Battle for London’s Skyline covered in CITYAM article

The following article was published in CITYAM on Thursday 27th January 2022

The battle of London’s protected views exposes the power mismatch on housing

If you’re reading this newspaper, you live in London and hopefully you love it. If you don’t love it, perhaps you still recognize its unique flavour. London is a melting pot where history finds innovation, where the majestic cathedral of St Paul’s neighbours the skyscrapers of the City. This concoction of old and new, of tradition and progress, can only be a good thing.

That is, on the surface. In truth, there are countless stakeholders fighting to control the shape of the city. At the centre of this battle, stand London’s protected views – considered a national treasure. The city has thirteen strategic views, imagined corridors where developers cannot build as they would cover the view of historical buildings such as the Tower of London or St Paul’s.


The tension between preserving and building is profound. We are in the midst of a housing crisis; almost any civic group has been calling for more decent and affordable housing. Yet, according to many, London’s views are so important because they tell a story about the nation and its identity. They are also part of what makes the capital beautiful and alluring: no one can argue with the magic of looking at the city from Parliament Hill in Hampstead Heath.

The activists of the Skyline Campaign – proposing reform of current tall buildings policy – think that developers’ megalomania has much of a role when it comes to the debate. “Developers want to put their imprint on the views of the city – but actually, the city is for everybody”, says architect Barbara Weiss. The amount of money involved in projects means there is a disincentive to halt permission, she says.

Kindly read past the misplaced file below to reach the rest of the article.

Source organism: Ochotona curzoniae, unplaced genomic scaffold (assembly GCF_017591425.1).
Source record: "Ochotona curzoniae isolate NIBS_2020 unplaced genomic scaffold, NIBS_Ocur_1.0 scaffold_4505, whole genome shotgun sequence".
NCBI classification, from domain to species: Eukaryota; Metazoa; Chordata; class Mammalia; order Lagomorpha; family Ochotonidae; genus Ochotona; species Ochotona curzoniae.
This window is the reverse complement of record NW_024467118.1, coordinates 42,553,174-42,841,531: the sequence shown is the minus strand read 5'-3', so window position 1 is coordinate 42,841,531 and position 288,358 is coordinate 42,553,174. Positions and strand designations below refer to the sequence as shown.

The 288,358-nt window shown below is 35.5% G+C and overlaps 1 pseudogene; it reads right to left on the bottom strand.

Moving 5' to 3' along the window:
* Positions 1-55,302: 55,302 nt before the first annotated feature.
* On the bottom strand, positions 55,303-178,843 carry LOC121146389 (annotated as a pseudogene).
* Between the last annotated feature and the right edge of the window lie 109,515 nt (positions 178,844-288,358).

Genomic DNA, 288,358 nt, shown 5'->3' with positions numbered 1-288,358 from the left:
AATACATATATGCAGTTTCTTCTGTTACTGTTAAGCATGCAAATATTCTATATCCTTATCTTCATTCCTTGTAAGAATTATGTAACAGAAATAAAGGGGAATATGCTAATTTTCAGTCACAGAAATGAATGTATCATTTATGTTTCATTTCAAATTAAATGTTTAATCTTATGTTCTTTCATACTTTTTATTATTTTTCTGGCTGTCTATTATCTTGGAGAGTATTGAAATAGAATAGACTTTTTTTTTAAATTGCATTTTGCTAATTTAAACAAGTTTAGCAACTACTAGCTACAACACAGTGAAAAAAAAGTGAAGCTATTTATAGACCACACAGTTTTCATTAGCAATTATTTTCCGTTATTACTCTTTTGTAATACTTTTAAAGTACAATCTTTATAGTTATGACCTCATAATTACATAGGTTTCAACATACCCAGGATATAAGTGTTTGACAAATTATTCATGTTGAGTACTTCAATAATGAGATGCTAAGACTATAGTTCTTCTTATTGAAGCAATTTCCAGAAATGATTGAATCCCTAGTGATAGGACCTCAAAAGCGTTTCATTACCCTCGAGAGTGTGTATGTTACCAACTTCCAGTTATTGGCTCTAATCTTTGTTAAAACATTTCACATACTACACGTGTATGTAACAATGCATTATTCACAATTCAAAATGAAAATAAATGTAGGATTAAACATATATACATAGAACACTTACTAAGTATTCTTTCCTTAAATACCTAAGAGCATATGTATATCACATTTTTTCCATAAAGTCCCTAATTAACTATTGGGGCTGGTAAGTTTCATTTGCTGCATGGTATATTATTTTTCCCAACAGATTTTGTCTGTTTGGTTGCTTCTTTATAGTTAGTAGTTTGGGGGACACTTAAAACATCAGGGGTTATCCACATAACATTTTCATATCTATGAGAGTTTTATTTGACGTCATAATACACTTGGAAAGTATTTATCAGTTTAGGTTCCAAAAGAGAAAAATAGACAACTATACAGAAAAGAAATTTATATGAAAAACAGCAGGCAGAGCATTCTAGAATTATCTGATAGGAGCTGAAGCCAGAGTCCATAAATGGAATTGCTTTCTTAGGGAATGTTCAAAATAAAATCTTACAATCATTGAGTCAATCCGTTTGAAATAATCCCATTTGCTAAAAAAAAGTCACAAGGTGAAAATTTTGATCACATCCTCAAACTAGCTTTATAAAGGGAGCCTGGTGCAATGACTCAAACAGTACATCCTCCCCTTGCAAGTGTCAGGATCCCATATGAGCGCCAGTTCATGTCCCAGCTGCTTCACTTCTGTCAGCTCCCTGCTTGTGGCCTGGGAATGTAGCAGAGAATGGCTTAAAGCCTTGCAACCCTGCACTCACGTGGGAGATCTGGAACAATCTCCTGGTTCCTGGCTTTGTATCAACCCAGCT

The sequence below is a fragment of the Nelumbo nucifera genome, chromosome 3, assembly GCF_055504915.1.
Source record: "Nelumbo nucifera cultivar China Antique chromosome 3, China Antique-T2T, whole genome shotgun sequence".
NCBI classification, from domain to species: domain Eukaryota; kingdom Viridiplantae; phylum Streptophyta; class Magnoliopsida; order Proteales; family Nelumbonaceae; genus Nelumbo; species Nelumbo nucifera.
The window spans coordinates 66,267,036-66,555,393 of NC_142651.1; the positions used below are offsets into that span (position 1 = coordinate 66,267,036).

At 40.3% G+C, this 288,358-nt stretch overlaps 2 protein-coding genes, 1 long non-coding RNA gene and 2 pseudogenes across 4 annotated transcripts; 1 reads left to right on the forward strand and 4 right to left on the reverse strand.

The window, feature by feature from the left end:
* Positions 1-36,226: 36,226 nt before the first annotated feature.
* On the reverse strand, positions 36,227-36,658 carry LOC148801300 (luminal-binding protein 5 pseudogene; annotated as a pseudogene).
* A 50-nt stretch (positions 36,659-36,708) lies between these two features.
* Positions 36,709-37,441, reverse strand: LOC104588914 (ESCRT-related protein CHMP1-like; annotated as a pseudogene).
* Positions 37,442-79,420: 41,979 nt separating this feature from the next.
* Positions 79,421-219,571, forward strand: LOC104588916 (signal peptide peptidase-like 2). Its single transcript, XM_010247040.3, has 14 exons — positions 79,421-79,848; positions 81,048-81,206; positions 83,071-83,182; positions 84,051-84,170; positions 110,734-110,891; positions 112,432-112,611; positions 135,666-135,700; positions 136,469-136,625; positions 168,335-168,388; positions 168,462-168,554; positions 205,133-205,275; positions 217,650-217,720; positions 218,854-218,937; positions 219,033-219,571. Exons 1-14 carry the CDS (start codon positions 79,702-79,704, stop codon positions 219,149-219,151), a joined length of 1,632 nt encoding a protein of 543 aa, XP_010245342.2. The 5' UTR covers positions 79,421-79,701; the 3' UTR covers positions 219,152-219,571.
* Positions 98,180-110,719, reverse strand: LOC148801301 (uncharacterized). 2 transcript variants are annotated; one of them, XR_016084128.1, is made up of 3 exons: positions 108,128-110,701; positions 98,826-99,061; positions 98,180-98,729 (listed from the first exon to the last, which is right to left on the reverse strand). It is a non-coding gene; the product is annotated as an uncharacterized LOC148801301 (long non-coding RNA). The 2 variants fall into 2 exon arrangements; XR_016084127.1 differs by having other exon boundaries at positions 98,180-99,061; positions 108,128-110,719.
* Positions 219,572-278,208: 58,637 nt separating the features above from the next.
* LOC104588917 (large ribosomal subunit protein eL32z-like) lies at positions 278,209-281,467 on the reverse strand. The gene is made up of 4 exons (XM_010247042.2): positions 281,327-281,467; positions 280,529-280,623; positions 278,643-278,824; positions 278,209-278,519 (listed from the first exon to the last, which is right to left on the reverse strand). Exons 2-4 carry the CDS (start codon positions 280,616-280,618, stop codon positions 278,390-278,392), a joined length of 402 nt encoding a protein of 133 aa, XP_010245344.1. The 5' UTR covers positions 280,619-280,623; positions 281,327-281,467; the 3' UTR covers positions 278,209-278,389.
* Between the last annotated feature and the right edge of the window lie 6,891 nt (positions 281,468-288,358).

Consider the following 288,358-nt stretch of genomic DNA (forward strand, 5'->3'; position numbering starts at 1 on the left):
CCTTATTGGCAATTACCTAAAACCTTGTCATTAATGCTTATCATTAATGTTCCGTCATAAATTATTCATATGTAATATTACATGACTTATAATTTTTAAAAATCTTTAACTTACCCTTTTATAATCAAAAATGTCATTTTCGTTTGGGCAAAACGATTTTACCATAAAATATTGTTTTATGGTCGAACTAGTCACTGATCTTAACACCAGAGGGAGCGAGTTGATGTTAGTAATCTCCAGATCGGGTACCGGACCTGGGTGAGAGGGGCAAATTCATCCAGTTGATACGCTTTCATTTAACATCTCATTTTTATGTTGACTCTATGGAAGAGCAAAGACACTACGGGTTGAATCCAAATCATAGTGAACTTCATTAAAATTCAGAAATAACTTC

The architect turned campaigner cites Nine Elms as an example of a development that resulted in a “total disaster”, whose luxury towers are extensively damaging to the London skyline. That the complex has largely attracted international magnates who love having a dip in the infamous “sky swimming pool” has only inflamed tensions.

So here it is: luxury skyscrapers built in central London, and new tall residential buildings developed in the outer boroughs. These buildings also cover protected views – but they carry with them the bigger problem of cladding and poor maintenance practices. Weiss is hyper-aware of this issue, but she is in the minority of those campaigning for protected views.

It boils down to the questions of who has a right to these views and what is their value? Most viewpoints are in wealthy areas such as Hampstead Heath and Richmond. In contrast, Stratford, in the London borough of Newham – one of the most deprived in the capital – has had views blocked for a long time. These protected views are free and easily accessible from public parks, points out David English, Development Advice Team leader at Historic England. But we’re still left wondering who is winning the fight to reshape London’s skyline. Surely, it is not the residents of Stratford.

It then falls to the planning authorities to find a way to deliver new housing while respecting the aspirations of residents. The redevelopment of Murphy’s Yard, between Gospel Oak and Kentish Town stations, has caused a wave of resistance. Local residents are furious at the current plans for the nineteen storeys towers, which would cover much of the view from the Heath. Local Facebook groups are flooded with people concerned about the development.

This discontent is not a matter of bored wealthy people worried about their precious views from the local park – it’s about so much more. Judith, a local resident, reckons the development simply won’t be a good place to live in. She claims the site is ill conceived and that it will increase footfall in a way that is not sustainable as the streets around Gospel Oak station already have an almost non-existent pavement.

Protected views are a small but meaningful fraction of the housing story in London. They are proof of the power struggle in building and shaping what we call our home.